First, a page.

A "sorcerer" kit appeared in Arabian Adventures (1992).
The sorcerer as a spontaneous arcane caster was an original invention of D&D 3rd edition. Prior to this, sorcerer was just a synonym for "wizard". However, there were several kits or classes in AD&D known by the name "sorcerer".
Classes named "sorcerer"
Original D&D (1974) used the name "sorcerer" as a level title for any 9th-level magic user.
The Al Qadim sourcebook Arabian Adventures (1992) has a sorcerer kit, a kind of specialist in two elements (p.40):
Sorcerers are the standard and most common wizards in Zakhara. They can draw from a pool of universal spells, and they have specialties as well. The "official" mage of the AD&D game specializes by school (alteration, divination, and so forth). In contrast, the sorcerer specializes in two of the four elemental provinces—wind, sand, sea and flame—in any combination.
The video game tie-in sourcebook Diablo II: The Awakening (2000), one of the last sourcebooks released for AD&D 2e, added a sorcerer kit. They are a specialist in Conjuration/Summoning.
The Complete Wizard's Handbook (1990) had an Amazon Sorceress kit.
The Planewalker's Handbook (1996) had a Floating Sorcerer kit, an air specialist.
The Dragon Magazine index shows no kits named sorcerer in that magazine, and all articles it lists on the sorcerer are for D&D 3e. This suggests that Dragon never published a "sorcerer".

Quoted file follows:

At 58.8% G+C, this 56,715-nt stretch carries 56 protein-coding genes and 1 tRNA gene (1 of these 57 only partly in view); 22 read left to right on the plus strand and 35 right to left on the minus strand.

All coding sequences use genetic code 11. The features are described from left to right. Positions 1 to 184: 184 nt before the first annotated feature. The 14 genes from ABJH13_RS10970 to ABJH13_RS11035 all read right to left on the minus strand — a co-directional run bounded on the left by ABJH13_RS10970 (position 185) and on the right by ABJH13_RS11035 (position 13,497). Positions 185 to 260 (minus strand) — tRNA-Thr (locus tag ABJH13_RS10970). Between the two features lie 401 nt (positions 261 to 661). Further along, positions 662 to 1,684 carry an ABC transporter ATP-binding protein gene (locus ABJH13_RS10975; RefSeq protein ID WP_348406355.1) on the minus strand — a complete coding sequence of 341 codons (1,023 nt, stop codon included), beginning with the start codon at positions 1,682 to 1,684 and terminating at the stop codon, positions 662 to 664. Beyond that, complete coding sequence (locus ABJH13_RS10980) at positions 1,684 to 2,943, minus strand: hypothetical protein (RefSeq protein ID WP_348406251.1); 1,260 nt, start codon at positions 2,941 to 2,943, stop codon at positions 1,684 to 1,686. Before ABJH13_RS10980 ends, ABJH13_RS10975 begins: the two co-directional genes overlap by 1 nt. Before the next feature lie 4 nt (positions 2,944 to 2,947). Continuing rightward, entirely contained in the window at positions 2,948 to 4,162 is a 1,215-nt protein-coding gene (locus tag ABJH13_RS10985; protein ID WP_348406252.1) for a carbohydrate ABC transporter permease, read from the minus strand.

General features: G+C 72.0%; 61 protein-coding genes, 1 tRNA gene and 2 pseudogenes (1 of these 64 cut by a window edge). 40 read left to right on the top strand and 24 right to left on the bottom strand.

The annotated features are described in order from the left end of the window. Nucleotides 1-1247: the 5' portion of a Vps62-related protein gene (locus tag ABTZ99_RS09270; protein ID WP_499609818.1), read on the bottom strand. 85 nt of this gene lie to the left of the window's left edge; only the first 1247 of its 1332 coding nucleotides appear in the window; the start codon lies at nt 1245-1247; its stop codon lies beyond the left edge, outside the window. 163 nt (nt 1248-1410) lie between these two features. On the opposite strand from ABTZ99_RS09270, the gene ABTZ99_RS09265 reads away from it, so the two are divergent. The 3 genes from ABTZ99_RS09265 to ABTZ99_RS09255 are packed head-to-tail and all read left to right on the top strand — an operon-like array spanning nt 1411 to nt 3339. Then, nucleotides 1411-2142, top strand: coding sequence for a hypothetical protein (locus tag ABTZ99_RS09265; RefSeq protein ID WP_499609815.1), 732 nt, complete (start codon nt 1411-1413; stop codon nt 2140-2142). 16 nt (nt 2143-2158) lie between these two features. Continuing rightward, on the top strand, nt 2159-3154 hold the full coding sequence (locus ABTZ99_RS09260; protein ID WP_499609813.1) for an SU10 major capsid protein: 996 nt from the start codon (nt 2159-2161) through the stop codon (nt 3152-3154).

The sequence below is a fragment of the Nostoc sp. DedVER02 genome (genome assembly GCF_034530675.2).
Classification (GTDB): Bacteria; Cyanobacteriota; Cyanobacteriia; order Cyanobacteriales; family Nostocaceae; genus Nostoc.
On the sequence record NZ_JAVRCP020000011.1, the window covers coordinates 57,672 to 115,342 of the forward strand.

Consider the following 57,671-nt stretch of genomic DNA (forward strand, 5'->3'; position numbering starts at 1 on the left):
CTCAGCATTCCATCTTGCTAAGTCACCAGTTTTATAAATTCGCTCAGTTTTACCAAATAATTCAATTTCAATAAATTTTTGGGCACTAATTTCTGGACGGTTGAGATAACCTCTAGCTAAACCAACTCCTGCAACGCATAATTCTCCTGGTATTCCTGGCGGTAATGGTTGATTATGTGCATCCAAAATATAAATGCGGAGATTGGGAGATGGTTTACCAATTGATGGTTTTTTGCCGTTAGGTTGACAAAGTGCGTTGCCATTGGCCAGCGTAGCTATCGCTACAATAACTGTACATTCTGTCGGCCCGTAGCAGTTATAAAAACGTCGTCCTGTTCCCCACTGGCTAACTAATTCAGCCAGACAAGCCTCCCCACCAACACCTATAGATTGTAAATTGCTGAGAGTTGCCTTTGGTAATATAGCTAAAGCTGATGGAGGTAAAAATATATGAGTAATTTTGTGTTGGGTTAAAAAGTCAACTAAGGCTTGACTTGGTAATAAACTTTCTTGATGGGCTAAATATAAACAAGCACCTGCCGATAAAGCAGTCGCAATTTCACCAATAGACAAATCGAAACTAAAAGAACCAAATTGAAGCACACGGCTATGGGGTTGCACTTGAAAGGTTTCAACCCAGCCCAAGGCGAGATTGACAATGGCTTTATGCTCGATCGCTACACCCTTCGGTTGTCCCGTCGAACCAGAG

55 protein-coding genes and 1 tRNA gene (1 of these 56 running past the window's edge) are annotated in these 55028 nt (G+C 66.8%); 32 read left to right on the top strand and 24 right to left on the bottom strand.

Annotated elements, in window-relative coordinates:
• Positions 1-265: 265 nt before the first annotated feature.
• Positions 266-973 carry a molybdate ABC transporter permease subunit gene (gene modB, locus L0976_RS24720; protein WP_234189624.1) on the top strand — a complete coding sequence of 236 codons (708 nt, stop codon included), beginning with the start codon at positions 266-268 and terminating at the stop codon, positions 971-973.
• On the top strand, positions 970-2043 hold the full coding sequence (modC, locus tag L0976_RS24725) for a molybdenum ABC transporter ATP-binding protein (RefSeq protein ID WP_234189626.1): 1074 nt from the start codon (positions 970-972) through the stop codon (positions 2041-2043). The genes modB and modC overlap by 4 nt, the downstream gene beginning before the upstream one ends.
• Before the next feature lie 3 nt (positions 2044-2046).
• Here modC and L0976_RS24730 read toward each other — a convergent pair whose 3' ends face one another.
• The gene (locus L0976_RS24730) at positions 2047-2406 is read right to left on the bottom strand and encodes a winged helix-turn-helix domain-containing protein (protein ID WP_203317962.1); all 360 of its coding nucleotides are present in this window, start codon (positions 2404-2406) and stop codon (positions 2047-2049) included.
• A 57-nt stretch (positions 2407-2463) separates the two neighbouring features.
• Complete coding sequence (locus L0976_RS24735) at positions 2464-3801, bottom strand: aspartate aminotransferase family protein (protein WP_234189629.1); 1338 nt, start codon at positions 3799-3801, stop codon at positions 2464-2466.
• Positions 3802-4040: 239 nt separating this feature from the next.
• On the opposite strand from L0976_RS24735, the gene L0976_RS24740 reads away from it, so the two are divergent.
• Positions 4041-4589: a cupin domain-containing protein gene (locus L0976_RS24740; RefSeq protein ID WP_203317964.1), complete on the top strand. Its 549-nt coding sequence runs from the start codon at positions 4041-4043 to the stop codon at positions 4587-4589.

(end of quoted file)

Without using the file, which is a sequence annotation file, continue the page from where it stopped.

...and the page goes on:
Note that most D&D sources prior to 3e use the term "sorcerer" and "sorceress" as simply aliases for "mage" or "wizard" without referring to any specific class or subclass. For example, even as late as 1996 with Player's Option: Spells & Magic, an invoker and a mage (both existing specializations of wizard) are each referred to as a "sorceress".
Spontaneous arcane casters in general are almost as old as D&D (1974).
According to Playing at the World, non-Vancian spellcasting was one of the earliest house rules applied by D&D players, who felt it unreasonable that the first-level wizard only cast to cast one spell per day. In fact, many groups allowed it by accidental misinterpretation of the rules. This was one of the first forms of spontaneous casting in D&D.
Since unlimited spells per day made higher-level spellcasters too powerful, many groups instituted a spell points system. An official version of the spell points rules appeared in Player's Option: Spells & Magic (1996).
However, it wasn't until D&D 3e that "sorcerer" and "spontaneous arcane caster" became synonymous. The spontaneous caster was an invention of D&D 3.0 (2000), as was the suggestion to associate "sorcerer" with this meaning. This is supported by an early interview with Skip Williams:
Q: When the D&D team looked at building a new spellcaster class, what gaps in the game were you trying to fill? Were there specific things you knew you wanted this class to bring to the game?
A: Mostly, we were considering the age-old complaint about wizards having to "memorize" spells each day (in the new game spells aren't memorized, they're prepared).
We considered a system of spell points, but those don't work terribly well, so we resurrected a concept I first played around with when I was in high school: a magic-using type with a very small repertoire of spells that could be used freely.
Q: Was there much discussion about the name of this new class, or was sorcerer at the top of everyone's list from the start?
A: Somebody threw out the name "sorcerer" and it just stuck.